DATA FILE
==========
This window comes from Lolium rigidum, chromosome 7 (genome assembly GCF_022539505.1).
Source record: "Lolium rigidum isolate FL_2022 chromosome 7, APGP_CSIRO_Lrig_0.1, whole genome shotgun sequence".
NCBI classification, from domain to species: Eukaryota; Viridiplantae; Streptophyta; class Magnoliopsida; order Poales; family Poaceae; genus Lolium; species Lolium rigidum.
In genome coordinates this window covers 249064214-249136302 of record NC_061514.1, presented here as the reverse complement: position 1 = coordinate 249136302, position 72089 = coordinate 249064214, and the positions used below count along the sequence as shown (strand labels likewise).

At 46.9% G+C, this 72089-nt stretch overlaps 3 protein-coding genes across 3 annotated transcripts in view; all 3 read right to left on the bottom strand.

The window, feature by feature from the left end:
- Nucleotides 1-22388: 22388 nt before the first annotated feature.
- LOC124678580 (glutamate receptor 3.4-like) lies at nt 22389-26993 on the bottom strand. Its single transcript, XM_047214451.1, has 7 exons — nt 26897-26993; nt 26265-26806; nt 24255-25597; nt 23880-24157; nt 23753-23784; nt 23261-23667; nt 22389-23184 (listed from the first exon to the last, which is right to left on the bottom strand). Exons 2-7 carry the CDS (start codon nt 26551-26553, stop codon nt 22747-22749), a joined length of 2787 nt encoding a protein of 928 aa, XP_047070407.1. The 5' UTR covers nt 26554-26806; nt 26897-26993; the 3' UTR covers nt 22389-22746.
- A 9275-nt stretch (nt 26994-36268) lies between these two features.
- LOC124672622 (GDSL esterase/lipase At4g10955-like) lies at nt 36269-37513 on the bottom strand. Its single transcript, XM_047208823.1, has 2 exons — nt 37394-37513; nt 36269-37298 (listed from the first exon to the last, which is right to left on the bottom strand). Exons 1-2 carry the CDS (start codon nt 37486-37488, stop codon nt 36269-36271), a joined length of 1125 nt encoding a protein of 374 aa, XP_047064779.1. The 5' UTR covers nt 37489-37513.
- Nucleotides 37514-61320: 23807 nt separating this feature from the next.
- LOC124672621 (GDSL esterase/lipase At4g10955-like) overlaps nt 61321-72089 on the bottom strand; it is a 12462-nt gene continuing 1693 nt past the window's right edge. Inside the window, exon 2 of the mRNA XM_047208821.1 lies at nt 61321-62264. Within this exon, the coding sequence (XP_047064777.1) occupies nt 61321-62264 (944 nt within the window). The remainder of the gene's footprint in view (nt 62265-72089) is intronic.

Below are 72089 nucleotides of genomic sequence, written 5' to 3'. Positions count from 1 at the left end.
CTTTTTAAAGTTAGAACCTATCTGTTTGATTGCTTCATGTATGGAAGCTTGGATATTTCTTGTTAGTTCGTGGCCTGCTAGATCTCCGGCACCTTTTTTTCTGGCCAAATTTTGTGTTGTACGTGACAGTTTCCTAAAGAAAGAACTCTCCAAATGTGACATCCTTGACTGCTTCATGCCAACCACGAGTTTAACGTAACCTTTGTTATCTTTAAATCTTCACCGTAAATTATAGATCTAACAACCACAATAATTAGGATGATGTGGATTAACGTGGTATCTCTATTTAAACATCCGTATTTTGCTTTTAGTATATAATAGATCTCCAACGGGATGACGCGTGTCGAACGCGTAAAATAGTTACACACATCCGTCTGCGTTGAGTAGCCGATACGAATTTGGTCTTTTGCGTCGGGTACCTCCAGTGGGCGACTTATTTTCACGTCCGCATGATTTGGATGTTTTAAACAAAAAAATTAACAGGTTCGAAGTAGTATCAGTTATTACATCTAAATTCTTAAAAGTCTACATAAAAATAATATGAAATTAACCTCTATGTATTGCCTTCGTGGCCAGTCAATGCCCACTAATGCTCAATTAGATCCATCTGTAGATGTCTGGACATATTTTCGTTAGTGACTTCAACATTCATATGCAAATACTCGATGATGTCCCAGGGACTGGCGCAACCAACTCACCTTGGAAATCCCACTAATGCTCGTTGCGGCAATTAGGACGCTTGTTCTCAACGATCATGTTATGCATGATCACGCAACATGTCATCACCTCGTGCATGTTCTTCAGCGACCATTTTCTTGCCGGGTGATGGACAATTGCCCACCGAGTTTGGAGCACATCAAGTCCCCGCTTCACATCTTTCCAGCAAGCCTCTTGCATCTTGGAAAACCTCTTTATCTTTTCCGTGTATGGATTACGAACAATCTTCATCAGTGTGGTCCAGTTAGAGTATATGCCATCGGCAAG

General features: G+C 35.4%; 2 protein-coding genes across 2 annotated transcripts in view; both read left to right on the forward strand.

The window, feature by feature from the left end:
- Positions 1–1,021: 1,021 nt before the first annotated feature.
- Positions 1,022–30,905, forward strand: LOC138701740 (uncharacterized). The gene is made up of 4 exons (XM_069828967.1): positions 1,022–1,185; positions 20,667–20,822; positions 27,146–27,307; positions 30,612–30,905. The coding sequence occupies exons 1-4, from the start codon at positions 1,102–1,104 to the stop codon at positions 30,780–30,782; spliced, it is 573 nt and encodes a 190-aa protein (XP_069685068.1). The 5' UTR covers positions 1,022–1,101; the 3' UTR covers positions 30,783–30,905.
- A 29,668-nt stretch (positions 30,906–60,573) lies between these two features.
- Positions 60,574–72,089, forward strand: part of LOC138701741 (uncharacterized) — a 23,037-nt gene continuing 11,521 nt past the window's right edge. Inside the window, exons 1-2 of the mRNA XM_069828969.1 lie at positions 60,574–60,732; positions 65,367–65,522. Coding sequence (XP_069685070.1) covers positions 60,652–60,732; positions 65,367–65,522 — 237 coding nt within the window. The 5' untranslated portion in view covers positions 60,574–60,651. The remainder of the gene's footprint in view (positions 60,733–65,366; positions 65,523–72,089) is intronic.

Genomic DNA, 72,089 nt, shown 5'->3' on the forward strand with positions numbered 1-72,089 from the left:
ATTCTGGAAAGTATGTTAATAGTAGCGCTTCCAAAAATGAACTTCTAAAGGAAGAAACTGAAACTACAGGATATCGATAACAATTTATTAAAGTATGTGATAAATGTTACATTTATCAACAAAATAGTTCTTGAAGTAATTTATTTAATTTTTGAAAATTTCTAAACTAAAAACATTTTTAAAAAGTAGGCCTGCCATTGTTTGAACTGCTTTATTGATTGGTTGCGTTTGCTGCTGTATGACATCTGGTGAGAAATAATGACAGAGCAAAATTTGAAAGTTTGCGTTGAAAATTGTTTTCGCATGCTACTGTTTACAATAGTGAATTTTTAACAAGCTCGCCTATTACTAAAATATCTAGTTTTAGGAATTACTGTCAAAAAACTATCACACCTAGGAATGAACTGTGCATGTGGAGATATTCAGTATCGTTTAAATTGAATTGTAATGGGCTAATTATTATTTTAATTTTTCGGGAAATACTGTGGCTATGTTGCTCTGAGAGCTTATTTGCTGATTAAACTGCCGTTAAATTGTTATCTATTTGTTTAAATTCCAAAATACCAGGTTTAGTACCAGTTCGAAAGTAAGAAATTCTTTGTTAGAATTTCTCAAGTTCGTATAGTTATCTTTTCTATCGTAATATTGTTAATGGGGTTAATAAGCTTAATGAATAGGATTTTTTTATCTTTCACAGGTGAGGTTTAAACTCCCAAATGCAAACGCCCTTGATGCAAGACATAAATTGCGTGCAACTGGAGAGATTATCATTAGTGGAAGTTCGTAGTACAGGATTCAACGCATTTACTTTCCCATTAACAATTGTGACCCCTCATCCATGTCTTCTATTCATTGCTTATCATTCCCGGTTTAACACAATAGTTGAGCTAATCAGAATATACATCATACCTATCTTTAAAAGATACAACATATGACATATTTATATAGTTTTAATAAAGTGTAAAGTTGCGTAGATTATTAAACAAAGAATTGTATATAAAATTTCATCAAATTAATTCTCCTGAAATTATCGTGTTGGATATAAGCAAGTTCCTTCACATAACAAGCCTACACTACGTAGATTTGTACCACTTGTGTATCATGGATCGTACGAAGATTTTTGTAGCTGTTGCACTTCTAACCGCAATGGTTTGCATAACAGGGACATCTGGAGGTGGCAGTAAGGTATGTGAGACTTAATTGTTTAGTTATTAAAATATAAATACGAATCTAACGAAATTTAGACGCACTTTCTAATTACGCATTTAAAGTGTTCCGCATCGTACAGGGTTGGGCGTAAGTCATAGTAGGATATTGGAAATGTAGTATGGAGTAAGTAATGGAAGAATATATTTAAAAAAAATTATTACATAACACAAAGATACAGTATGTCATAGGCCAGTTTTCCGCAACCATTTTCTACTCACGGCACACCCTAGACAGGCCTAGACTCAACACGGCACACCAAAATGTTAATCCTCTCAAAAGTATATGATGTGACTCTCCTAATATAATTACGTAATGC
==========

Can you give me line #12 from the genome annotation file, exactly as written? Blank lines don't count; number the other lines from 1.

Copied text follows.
- LOC124672621 (GDSL esterase/lipase At4g10955-like) overlaps nt 61321-72089 on the bottom strand; it is a 12462-nt gene continuing 1693 nt past the window's right edge. Inside the window, exon 2 of the mRNA XM_047208821.1 lies at nt 61321-62264. Within this exon, the coding sequence (XP_047064777.1) occupies nt 61321-62264 (944 nt within the window). The remainder of the gene's footprint in view (nt 62265-72089) is intronic.